John Carter: a potential blockbuster franchise poops its tunic

Reported by: James Eppler
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Updated: 3/12/2012 10:58 am

Hindsight is 20-20, as the saying goes, but it can also be pretty pricey. Disney execs can do nothing but sit around and wonder what went wrong after their tent-pole release "John Carter" failed to even beat a movie that was already a week old at the box office. "The Lorax" bested "John Carter" by about nine million dollars. That's just dreadful, especially when you consider the massive amount of money poured into the film.

"The New York Times" estimates between production and marketing costs, Disney sank about $350 million into the film. There's a fascinating article from the "Times" delving into the studio politics that played a role in the film's failure. From my perspective, though, the recipe for its poor performance is pretty clear from an audience perspective.

1. There's not a single big name in the cast. Of course, big films can work without them, but when you're dealing with character that's not well-known to the masses, you should compensate with a big name above the title. Taylor Kitsch is John Carter! Who is who, doing what now?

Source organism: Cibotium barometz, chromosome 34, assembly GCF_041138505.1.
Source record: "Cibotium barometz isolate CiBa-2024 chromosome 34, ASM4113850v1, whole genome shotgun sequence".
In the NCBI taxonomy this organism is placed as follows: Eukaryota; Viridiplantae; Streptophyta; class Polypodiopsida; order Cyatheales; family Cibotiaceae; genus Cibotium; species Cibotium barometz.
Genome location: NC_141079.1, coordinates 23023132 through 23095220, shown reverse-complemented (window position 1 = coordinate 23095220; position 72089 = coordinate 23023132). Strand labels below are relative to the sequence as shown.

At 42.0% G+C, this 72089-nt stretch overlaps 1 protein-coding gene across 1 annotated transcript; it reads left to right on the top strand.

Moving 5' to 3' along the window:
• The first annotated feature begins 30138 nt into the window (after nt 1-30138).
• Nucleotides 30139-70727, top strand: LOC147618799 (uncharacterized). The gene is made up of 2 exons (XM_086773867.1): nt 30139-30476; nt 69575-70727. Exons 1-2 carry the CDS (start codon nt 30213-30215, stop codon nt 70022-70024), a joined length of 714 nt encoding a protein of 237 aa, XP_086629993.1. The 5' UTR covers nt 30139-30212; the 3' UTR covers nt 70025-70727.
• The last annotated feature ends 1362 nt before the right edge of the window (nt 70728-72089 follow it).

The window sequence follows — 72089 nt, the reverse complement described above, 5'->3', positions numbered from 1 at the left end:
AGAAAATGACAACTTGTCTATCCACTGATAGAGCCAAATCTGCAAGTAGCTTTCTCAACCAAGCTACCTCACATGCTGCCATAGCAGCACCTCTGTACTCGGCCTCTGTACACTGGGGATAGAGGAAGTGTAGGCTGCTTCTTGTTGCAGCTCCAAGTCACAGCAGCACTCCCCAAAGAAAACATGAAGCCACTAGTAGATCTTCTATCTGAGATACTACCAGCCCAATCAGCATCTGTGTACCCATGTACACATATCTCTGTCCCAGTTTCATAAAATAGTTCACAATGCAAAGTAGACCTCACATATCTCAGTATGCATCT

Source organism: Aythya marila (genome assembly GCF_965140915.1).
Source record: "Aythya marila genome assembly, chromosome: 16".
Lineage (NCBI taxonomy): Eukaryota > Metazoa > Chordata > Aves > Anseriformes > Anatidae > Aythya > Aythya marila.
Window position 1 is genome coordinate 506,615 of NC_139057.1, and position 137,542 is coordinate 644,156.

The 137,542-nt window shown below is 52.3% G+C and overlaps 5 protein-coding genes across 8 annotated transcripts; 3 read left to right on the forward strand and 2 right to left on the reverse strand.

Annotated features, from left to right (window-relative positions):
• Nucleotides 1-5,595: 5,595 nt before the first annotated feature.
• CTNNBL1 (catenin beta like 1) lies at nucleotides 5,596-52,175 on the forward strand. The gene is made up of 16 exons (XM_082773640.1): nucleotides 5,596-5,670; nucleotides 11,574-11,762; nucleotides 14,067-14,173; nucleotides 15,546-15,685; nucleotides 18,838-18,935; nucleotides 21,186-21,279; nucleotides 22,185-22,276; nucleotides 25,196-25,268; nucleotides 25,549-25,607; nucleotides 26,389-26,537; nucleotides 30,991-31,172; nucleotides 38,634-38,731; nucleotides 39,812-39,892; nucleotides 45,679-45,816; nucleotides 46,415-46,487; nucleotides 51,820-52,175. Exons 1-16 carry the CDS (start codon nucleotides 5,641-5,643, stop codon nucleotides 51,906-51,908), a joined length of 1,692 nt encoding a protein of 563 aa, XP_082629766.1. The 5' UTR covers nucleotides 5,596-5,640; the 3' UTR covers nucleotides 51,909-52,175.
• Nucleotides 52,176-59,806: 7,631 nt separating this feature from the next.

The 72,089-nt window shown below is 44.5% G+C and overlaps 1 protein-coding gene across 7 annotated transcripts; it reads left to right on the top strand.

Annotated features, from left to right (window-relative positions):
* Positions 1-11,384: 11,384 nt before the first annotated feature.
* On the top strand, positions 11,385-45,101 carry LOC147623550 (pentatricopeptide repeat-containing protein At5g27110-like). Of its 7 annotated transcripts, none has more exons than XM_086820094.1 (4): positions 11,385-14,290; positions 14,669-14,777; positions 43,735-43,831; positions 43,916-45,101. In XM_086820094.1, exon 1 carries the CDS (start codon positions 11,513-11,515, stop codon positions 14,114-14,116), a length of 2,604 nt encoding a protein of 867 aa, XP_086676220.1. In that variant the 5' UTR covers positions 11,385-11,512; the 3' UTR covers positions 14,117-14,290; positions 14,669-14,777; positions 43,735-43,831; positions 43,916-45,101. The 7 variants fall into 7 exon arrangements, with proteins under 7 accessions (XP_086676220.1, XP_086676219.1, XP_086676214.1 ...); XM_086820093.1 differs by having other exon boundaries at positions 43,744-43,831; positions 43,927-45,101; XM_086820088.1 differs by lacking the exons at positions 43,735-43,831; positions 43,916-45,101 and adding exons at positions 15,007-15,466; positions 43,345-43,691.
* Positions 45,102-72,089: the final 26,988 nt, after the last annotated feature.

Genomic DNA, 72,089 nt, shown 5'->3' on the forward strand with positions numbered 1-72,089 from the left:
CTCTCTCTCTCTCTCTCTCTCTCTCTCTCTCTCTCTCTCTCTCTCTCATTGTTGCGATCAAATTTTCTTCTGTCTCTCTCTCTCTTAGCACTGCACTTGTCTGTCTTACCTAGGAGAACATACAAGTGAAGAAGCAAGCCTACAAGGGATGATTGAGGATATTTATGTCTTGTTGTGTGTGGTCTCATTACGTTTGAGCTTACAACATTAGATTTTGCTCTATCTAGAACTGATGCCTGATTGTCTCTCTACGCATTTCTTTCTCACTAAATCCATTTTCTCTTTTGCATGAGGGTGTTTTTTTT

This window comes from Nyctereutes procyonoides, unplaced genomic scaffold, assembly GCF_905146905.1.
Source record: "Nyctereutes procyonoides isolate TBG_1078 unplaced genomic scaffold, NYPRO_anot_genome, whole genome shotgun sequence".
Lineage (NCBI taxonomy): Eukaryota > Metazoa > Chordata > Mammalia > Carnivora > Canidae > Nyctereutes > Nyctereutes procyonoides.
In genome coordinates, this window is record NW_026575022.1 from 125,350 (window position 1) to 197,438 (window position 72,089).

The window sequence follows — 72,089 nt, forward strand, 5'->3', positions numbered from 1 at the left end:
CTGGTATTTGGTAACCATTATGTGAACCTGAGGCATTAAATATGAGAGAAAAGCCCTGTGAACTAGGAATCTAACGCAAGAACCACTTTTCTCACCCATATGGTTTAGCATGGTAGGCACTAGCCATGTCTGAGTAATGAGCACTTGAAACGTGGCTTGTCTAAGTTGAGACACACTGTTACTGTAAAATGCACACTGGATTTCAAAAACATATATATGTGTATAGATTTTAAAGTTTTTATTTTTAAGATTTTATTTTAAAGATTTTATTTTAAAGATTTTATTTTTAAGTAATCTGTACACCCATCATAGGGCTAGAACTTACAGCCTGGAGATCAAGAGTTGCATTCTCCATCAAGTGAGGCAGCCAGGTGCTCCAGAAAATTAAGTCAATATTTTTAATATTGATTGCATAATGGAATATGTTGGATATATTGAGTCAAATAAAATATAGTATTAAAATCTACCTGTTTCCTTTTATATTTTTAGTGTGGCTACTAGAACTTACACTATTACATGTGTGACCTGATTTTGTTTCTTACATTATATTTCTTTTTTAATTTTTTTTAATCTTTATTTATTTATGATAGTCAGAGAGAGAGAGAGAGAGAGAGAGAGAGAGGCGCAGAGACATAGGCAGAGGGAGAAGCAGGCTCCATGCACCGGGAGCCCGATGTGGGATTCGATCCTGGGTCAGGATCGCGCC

2. Disney overestimated the brand name recognition factor. I'll admit I had to look up John Carter to find out the character is actually a century old and inspired work like "Star Wars." That was news to me.

3. Trailers for this film started running many months ago, but I could never quite tell what was going on or why this was such a huge event film. Then Disney changes the title in the middle of it all, going from "John Carter of Mars" to "John Carter." The first version sounds interesting, at least. The latter version is about as generic as you get.

Perhaps word will spread over the coming weeks about this film, and it'll see a huge revival in ticket sales. But I doubt it. It's not a bad movie, but it's certainly not a very good one (read my review here).

Writer/Director Andrew Stanton says he has two sequels planned. But that might be wishful thinking at this point. There were two more installments planned for "The Golden Compass," too. Remember that one?

Exactly.



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